Garland built the home, known as the Stone Canyon House among Garland-ophiles, in 1939. Of the many places she roamed, this is the house chosen to be featured on the Stars' Homes postcards of the era, which again, Garland-ophiles say is point worth noting.
She lived here with her mother, Ethel Gumm, until July 1941 when Garland married and moved out. The house was rented for a number of years to celebrities including Quincy Jones, Marvin Gaye and See photos of homes for sale in your area and across the country on AOL Real Estate the former department store tycoon Jerry Magnin.
Garland began her 45-year Hollywood career as a child star and attained international stardom as an actress in musical and dramatic roles, as well as a recording artist and on the stage. She made more than two dozen movies at Metro-Goldwyn-Mayer, including the one she is best-known for: The Wizard of Oz. She was successful, yes. But happy, no. She battled personal problems throughout her life and was married five times; she died of an accidental drug overdose when she was just 47, leaving three children including daughter singer-actress Liza Minnelli.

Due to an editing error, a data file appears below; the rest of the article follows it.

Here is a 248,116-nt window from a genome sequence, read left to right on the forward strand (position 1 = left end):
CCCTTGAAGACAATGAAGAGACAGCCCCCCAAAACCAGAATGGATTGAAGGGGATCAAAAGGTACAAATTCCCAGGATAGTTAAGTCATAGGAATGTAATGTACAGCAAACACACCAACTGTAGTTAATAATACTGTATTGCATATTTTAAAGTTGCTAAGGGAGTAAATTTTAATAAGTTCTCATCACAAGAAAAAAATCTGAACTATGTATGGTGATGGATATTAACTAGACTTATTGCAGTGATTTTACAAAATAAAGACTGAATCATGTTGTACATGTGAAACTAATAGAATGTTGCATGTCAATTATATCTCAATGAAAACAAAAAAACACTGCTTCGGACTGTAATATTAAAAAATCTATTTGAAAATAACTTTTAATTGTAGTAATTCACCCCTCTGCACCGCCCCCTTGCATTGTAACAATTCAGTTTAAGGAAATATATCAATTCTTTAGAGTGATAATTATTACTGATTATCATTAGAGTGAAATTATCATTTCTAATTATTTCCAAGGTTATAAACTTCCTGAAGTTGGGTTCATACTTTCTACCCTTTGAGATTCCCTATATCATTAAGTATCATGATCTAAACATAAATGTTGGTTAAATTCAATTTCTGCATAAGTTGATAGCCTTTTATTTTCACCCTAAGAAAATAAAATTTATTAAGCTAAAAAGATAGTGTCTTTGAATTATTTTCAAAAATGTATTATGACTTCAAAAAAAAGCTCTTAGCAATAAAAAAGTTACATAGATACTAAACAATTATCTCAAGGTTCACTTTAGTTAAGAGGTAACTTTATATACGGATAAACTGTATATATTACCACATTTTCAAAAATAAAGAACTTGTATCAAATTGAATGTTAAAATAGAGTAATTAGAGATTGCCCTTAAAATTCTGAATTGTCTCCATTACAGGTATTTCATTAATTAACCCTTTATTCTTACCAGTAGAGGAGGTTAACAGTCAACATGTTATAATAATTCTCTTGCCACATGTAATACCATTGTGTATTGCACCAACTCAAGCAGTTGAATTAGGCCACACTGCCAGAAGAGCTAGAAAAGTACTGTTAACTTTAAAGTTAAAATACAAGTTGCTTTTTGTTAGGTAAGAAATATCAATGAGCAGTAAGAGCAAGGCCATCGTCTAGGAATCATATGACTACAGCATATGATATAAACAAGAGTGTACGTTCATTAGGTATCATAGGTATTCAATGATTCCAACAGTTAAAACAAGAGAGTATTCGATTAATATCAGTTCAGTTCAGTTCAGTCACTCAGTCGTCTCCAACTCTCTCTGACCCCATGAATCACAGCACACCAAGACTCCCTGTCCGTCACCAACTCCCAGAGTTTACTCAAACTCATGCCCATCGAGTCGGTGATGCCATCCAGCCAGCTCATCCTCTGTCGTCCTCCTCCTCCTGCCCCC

Long considered a gay icon in the 1950s and 1960s, her death is believed to be a contributing factor that sparked the Stonewall Riots which began the modern gay rights advocacy movement.
But back to the house. Well, it's pretty fabulous Bel-Air classic with a great location near the Bel-Air Hotel. It's traditional in style and has a flowing floor plan with large gracious rooms, just the way Wallace Neff would want them. It has five bedrooms and many classic finishes. A remodeled kitchen overlooks the garden. There is a large pool with separate cabanas. And an original writers' cabin is in the private backyard. The home has a circular driveway and two-car garage.
Hugh Evans and Cory Weiss of Partners Trust Real Estate, Brentwood, share the listing.
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